Seniors Overestimate Their Likelihood of Going to a Nursing Home
June 18, 2014 1 Comment
Yesterday, I was helping someone think through options to care for their parent who has dementia and recently suffered a serious fall. This person’s parent does not have private long term care (LTC) insurance (most don’t) and my friend said that “this must be due to the fact that elders underestimate their likelihood of moving to a nursing home”, the most expensive LTC setting.
The simple comparison of the stated probability that a person who was age 65+ would move to a nursing home within 5 years was higher than the actual probability (for full sample, mean perception 0.14 v observed 0.08; see first column of p values).
Private LTC insurance is rare in spite of the elderly over-estimating their likelihood of needing such care. Why?
- No clear risk signal for need of LTC when young
- myopia about the need for and cost of LTC; so people don’t understand and/or face up to the risk
- 3 in 10 of those achieving age 65 will not use LTC, so if everyone bought private policies, a substantial minority would never claim benefits from their policy
- Medicaid coverage of NH care likely crowds out the purchase of private coverage
- A substantial proportion of the population has insufficient income to pay LTC insurance premiums, and/or insufficient wealth to “protect” from the cost of LTC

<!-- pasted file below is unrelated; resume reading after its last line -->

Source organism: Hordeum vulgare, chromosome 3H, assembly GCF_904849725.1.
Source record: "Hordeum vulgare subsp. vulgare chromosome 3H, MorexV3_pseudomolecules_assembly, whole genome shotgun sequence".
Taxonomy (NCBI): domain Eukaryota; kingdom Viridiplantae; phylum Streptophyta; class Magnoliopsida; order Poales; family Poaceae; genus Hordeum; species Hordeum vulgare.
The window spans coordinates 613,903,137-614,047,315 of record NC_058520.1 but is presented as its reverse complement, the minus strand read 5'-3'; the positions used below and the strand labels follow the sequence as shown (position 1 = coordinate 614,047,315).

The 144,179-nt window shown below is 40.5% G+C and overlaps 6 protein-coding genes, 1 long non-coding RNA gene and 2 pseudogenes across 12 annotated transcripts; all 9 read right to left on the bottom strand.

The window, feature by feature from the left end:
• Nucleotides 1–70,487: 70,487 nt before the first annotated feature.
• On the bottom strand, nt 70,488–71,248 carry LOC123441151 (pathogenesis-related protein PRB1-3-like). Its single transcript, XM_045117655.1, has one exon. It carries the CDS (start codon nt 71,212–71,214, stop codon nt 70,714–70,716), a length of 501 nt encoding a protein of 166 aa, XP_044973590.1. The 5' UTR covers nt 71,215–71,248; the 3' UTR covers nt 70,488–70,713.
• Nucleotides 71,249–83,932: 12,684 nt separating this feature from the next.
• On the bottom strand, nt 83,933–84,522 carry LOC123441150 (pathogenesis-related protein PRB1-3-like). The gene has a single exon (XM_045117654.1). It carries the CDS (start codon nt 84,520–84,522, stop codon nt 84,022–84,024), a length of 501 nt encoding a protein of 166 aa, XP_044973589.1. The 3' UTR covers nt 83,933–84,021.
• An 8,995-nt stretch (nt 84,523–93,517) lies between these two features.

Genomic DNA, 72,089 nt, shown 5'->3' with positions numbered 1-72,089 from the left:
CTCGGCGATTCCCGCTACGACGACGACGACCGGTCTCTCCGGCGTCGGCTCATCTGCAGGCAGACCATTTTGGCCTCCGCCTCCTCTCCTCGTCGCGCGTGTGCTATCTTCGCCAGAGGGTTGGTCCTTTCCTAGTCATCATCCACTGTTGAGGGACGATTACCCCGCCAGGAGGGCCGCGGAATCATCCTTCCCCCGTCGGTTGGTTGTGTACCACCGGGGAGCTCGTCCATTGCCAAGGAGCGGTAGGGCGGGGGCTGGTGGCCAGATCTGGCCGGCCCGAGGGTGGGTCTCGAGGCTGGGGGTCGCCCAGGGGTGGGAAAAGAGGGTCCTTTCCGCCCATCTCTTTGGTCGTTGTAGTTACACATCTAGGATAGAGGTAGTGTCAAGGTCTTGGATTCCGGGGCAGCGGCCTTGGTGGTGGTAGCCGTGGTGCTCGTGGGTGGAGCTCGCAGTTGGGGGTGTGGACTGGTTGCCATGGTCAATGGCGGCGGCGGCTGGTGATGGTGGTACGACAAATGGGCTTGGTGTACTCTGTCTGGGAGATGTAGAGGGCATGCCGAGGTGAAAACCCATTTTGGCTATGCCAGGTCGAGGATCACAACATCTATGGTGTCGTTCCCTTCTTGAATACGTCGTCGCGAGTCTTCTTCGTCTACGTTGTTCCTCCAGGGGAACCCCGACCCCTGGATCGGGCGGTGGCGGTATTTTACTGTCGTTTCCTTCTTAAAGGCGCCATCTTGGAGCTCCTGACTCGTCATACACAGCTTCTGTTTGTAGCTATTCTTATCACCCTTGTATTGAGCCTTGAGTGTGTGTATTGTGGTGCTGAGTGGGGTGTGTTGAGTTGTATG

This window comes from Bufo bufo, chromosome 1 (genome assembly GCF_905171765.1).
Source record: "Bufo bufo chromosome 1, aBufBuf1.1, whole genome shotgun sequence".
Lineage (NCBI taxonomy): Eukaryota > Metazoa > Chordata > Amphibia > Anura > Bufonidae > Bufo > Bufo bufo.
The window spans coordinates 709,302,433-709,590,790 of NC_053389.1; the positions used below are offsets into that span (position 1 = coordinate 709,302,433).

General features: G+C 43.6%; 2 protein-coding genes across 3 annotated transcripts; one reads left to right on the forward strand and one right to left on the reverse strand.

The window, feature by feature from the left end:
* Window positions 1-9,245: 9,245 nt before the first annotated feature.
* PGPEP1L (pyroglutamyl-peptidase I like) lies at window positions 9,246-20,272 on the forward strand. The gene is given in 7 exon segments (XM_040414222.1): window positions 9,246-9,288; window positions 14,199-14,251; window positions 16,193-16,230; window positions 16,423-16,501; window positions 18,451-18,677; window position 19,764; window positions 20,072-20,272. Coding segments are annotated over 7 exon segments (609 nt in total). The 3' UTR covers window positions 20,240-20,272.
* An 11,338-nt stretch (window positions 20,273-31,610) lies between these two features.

- The structure of the policies themselves lead to rational non-purchase: (benefits denominated in dollars per day and not care, which is risky especially when insuring against something that is probabilistically a long way off; history of premium increases when claims experience is higher than predicted; denial of applications).
Keep in mind the paper comparing stated v actual probabilities was done in people age 65 and over. So, if young people are myopic and wait too late to purchase, it is too late. However, there are many rational reasons that people don’t purchase LTC insurance.
Donald H. Taylor, Jr., Jan Ostermann, S. Will Acuff, Truls Ostbye. Do Seniors Understand Their Risk of Moving to a Nursing Home? Health Services Research 2005;40(3):811-828.
Donald H. Taylor, Jr. Robert Cook-Deegan, Susan Hiraki, Scott Roberts, Dan G. Blazer, Robert C. Green. How Genetic Testing for Risk of Alzheimer’s Disease Could Affect Long Term Care Insurance. Health Affairs 2010;29(1):102-108.